Friday, October 19, 2007

Negotiate not haggle

A few days back I received a simple query through NameDrive on one of my parked generic domains. "Are you interested in selling this domain name? If so can you please contact me" with an isp email address. That's not a lot of information & email is fairly inscrutable so I didn't have a clue why this person might me interested in the domain in question, and I knew I'd be negotiating blind.

There's a lot of people out there who believe I should sell my generics for nothing and unless there's some reason why the person really wants that specific domain name, queries as simple this come to nothing when I quote a realistic starting price, so I simply sent back a quick one-liner "Yes, I would be prepared to sell it, I'd want NZ$ 500 though." and didn't think any more about it.

Two days later he replied by email "Would you [accept] $300.00."

Normally I'd haggle on the price and would probably have settled for around $400, but I just felt like I'd like a little more.

My reply:

Advertising on the parked domain brought in US$ 80.79 during the year 01/10/06 to 30/09/07. Using 3 years revenue as a yardstick that means that the domain has a revenue producing value of NZ$ 311.42 without any further changes.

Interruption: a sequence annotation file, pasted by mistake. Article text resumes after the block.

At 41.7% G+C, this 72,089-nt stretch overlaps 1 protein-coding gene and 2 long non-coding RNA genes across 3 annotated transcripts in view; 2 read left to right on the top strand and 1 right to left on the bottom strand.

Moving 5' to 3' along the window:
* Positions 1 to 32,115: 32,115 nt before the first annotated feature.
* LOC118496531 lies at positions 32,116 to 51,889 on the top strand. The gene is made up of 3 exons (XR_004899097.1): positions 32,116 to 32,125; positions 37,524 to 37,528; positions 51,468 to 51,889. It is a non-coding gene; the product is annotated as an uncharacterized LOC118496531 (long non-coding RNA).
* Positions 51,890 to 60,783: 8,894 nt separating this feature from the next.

Using what I've learned since parking the domain I'm sure I could increase that relatively easily, especially as it was only making US$ 0.09 per click. A 2 minute search shows affiliate possibilities through thesurfshop, godo, and easybed that should easily outstrip that and there's probably a lot more out there.

I think I'd prefer to hang onto it rather than accept any less than $500.

Just over 20 minutes later, the sale was agreed, at my asking price.

Given that the revenue records are all stored at NameDrive, it only took me 5 minutes to research and write two short paragraphs that increased the price $100 over what I would normally have accepted.

The lesson for me is that if I can justify the price to myself, it shouldn't be too hard to justify to a purchaser.

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